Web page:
Onions Are Food For Thought…



Left to right: Hollywood Adam, Andrew Simz, Patrick Melton

I’ve got a cousin that’s a bit older than me that Patrick Melton reminds me of. My cousin is more of a blow-hard liar than a bully, but he does have bully tendencies and particularly exhibited them when he was younger.

If these people are handled correctly they can be completely flummoxed, but it has to be a calm, no-returned-rage response. In other words, I’m not hating Mr. Onion back — I am therefore able to see and articulate precisely what he’s doing as a sort of object of curiosity. He’s even telling the world he’s bitter and proud of it with the name “onion.” Of course onions are bitter, and there’s the key.

Looking in Google I found out that Patrick Melton does occasional stand-up comedy in central Florida. Many stand-up comedians are very unhappy people. I think sometimes they can sometimes seem funny in the same way that a train wreck could have humorous aspects to it. What they fail to realize is that people are laughing AT them rather than at their “humor.” “Madge” can occasionally say funny things, but apart from the repetitive cursing, which at first is a novelty, there’s really little humor. The core of people who still like this type of thing are drawn to and fascinated by people who are “good” at belittling, mocking, making fun of, denigrating and impugning others — this can keep them distracted from their own shortcomings. Someone like the onion guy or “Madge” has no happiness other than to denigrate, tear down and destroy. They often engage in compulsive behaviors such as (but not limited to) overeating, illegal drug use, etc. How many stand-up comics have there been that have died of drug overdoses? Plenty.

These sorts of “Conduct Disorder” behaviors can be “mapped” in the brain.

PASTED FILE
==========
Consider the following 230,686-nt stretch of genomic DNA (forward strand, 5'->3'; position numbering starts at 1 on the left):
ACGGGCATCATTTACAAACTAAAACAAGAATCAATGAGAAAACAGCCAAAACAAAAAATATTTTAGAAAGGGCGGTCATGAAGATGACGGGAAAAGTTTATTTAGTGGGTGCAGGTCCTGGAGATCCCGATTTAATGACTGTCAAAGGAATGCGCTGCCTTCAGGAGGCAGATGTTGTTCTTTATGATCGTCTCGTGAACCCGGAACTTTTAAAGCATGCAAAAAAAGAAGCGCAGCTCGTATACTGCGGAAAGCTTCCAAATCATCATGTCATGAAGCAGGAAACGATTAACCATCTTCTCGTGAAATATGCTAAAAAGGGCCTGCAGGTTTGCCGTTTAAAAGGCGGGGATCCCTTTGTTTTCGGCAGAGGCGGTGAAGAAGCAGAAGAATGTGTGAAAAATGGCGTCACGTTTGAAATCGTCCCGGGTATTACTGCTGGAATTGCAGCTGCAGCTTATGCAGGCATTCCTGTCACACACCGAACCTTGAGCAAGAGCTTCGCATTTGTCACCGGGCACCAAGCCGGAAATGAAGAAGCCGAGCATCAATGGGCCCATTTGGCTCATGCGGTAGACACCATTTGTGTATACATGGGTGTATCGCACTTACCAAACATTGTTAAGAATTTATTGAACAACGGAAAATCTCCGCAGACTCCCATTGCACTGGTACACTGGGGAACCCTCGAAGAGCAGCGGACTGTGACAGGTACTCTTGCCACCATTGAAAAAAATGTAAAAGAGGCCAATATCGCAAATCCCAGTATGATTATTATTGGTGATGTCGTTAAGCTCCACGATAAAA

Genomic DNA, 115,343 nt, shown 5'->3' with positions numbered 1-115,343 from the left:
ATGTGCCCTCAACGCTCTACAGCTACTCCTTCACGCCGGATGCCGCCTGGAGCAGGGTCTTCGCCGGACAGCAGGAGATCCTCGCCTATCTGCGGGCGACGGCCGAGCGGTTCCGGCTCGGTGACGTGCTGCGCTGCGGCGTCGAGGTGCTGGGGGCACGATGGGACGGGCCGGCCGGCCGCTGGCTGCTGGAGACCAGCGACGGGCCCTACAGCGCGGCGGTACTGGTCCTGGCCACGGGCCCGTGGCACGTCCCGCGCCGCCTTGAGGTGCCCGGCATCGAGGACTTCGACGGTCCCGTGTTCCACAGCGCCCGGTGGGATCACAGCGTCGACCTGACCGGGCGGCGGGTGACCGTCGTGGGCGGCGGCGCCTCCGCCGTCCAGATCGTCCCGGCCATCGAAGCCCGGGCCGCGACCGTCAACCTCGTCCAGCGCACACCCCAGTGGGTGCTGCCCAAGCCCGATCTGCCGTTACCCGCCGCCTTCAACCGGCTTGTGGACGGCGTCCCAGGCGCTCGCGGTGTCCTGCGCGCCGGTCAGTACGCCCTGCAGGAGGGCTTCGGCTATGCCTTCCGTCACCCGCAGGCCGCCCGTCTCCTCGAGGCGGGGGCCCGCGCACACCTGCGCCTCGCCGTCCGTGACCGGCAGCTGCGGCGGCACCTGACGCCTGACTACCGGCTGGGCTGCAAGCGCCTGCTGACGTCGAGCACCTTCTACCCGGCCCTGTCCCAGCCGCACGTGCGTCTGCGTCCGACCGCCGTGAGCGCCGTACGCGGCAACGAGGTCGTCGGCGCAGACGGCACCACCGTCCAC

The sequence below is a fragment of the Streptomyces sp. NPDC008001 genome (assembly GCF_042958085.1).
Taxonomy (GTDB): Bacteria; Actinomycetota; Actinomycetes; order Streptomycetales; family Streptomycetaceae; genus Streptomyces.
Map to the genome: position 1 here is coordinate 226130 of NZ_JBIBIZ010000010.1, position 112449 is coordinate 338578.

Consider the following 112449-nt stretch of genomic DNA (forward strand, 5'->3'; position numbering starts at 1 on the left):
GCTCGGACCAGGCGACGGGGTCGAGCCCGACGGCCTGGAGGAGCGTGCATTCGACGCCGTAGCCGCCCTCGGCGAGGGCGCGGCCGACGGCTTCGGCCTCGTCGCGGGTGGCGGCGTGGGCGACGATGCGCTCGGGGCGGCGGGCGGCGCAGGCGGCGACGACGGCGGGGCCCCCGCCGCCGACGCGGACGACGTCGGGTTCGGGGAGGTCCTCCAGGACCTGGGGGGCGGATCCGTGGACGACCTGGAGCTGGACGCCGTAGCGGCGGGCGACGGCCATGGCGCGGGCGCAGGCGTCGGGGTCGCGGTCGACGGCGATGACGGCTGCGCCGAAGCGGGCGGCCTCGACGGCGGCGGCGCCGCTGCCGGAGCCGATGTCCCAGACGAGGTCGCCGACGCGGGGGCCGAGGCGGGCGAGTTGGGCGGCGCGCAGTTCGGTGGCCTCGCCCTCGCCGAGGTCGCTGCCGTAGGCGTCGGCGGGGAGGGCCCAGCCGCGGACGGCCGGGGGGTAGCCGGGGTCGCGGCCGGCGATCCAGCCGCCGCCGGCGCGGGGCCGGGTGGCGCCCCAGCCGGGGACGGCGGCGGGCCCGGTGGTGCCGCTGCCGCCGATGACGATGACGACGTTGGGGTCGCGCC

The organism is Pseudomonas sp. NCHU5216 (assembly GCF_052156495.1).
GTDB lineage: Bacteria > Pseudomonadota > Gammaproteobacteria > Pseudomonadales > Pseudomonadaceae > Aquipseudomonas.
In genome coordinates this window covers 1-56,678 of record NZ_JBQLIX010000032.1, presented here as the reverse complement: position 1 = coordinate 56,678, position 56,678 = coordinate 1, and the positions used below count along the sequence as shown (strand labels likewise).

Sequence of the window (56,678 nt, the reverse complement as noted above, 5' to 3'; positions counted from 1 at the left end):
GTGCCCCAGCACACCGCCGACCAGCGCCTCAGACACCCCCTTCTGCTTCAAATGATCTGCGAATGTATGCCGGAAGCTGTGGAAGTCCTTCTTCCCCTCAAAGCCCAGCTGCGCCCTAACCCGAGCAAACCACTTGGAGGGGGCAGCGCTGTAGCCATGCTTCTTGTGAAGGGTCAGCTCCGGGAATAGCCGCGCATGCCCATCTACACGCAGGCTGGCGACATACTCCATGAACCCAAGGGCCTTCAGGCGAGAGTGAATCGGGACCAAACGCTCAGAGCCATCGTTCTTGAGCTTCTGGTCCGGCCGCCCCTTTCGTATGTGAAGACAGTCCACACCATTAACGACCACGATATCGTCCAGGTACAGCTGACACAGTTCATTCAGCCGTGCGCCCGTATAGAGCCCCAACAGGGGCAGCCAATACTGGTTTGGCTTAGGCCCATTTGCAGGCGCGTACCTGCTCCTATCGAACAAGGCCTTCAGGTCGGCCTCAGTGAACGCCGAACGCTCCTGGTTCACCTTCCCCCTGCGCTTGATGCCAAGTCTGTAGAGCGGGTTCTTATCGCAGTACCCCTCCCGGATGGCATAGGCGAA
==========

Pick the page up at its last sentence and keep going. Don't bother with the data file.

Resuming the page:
The question no one ever seems to want to seriously ask or seek the answer for is this — is there a psychological component to how the brain got “mis-wired” in the first place? Scientists seem to always want to look at the brain as if it develops in a complete vacuum. I believe there IS mis-wiring and there ARE chemical imbalances. However, how did they occur? Did they simply just “happen” mysteriously somehow?

Which came first, the chicken or the egg?

I believe that there’s an overlooked psychological/spiritual component that science doesn’t want to get anywhere near. I believe that the “spirit” leads the “flesh.” In other words, someone diving deeply into rage can end up mis-wiring their own brain and/or create real chemical imbalances. Psychological/spiritual shortcomings have physical consequences.

I just wish that scientists would be 100% honest and look at the total picture rather than trying to leave out the possibility that there is a God somewhere in the mix. I would even settle for them admitting to a concept that there are absolutes such as right and wrong. If there’s no God, then there’s no right and wrong. In that case, who’s to say that someone that is labeled with Conduct Disorder isn’t 100% normal with a properly-wired brain
and the rest of us that think we have normally-wired brains aren’t the aberrations? In that sort of view, people like “Madge” and our onion guy are simply “different” and no one can make any value judgments. To that view I say nonsense. The idea that there are no absolutes is a declaration of an absolute itself, therefore a contradictory statement that’s self-invalidating. Therefore, there ARE absolutes. “There are absolutes” is an honest observation as opposed to an egotistical declaration.

I believe that many more things could be mapped in the brain that would be useful to know, if scientists were willing to ask the right questions. For example, there are people who are able to go through life-changing spiritual/psychological experiences and essentially move from being a dysfunctional criminal/bully type to a decent, honest productive person. Is their brain somehow affected by this change? Is the brain re-wiring itself? If so, can’t that re-wiring be measured? Can’t the chemical balance change be measured in someone who is able to go through an experience that causes them to lose their depression without taking drugs? Sadly these seem to be questions that few people have the guts to seek the answer for.

Mr. Onion has given me a lot to think about and therefore talk about.


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